Monday, 24 March 2014

Book Review: Aavarana: The Veil

Credits: Rupa Publications
The act of concealing truth in Sanskrit is called "Aavarana" while the act of projecting lies is known as "vikshepa". The 2007 Kannada novel "Aavarana" by S.L. Bhyrappa, recently translated into English by Sandeep Balakrishna, therefore, is one of the few revolutionary novels that deals with an explosive storyline in times where political correctness dominates the public discourse. Aavarana is a compelling read, mainly due to its raw appeal that hits readers at appropriate places like a jolt. On a macro level, the book deals with the constrained relationship between Hinduism and Islam, which as everyone knows is best left unsaid. 

Aavarana's agenda is to restore truth, at all costs. In more ways than one, the book is like an eye-opener which shatters many of our conceived notions that we have been fed with school history textbooks. The debate of truth vs lies has been explored in detail while the objective of the book largely looks like an attempt to restore balance and also to expose historians who distort it by creating the myth that Islamic rulers were tolerant and deny that there were mass temple destruction. 

There is a frame narrative running parallel to the main story, which chronicle the mid-Mughal period and also dwells on several historical aspects like the destruction of the Viswanath Temple in Varanasi by Aurangzeb. The raw and striking descriptions make readers fume in anger and shock. However, that is where the literary merit of this book lies. The bibliography used by Dr. S.L. Bhyrappa as part of his research for the book is quite extensive for a novel and is artfully introduced as part of the main narrative. 

Aavarana does not show any sympathy to reader and is more like an assault on the reader with very thought-provoking and compelling arguments that make a reader think. Perhaps, that is where the literary merit of the book lies. Despite this book being my first exposure to Dr. S.L. Bhyrappa, I must admit that he has done a commendable job both in storytelling and putting up his point. It also reflects the "intellectuals" of the modern day and their efforts of covering historical truths.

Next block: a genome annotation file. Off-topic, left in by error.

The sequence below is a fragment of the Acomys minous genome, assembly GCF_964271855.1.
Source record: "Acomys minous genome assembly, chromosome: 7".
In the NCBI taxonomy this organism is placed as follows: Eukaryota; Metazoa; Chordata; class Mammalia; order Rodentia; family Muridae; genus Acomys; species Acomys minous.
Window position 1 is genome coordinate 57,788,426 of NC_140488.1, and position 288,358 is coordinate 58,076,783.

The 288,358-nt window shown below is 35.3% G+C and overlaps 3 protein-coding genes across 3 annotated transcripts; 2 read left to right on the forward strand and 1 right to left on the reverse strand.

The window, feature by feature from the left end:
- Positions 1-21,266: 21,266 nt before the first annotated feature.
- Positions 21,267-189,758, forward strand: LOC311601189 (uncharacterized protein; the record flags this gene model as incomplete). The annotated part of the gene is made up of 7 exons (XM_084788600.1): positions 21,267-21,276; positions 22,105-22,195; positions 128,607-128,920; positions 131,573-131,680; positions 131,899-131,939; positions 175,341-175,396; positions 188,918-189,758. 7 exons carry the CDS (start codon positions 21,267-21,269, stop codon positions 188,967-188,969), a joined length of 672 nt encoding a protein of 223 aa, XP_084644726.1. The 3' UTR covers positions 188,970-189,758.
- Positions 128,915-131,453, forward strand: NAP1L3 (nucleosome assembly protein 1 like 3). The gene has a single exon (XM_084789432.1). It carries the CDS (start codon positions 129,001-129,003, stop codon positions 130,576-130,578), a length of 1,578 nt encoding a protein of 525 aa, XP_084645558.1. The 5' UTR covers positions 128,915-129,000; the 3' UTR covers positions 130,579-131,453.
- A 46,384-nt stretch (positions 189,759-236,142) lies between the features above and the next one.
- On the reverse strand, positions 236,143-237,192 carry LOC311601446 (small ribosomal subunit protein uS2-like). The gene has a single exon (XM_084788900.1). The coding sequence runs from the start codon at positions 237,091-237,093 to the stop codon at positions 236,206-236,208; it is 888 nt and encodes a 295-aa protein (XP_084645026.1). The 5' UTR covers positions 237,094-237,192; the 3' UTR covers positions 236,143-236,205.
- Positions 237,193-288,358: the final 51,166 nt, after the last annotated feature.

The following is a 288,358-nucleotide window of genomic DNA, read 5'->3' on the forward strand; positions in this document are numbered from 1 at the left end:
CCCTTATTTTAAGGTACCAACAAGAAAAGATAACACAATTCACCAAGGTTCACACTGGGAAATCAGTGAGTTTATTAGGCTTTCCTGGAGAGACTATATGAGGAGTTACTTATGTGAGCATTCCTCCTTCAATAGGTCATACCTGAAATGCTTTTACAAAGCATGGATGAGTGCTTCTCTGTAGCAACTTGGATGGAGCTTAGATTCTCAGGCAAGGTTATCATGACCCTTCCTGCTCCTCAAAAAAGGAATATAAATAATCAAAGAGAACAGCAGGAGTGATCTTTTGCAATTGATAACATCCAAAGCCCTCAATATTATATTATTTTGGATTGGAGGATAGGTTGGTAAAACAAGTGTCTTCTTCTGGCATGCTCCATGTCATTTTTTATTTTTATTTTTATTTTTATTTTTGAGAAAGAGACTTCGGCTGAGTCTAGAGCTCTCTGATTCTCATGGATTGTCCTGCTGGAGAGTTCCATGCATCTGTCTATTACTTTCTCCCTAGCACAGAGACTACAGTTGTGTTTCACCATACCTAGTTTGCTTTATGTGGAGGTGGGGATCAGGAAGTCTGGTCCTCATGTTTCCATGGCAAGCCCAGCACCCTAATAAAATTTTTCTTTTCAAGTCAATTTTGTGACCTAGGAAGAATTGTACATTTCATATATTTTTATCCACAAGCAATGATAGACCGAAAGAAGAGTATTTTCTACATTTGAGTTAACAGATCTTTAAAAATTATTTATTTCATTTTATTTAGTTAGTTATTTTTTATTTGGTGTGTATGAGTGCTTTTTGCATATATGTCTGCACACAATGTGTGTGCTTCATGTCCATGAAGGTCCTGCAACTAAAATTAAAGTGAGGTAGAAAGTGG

Lastly, there is absolutely no doubt that such a gem of a book would have been limited to one state had it not been for the brilliant efforts of Sandeep Balakrishna. Hence, the book is a must read for anyone with some basic understanding of common sense and balance who would like to know the extent to which lies have been fed in the name of history in India. 

4 comments:

dhruva said...

sirji please do read more books of S L Bhyrappa to understand the in depth knowledge of indian culture,rural life , human values and relationship values , if you read his book Parva , u will get whole way of looking at the epic tale mahabharat

desicontrarian said...

English translation of Parva - one of his greatest novels. And one more great novel - Vamshavrksha(Family Tree)

Ram Kumar said...

Before Aavarana: The Veil, one needs to understand Bhyrappa's past novels such as "Sakshi - The Witness" (the issue related to Truth & lie at an individual level) and "Sartha - The Caravan" (social, political, cultural, Intellectual… life of India during 8th Century AD)

swatigarg said...

Nicely done. Looking forward to reading the book :)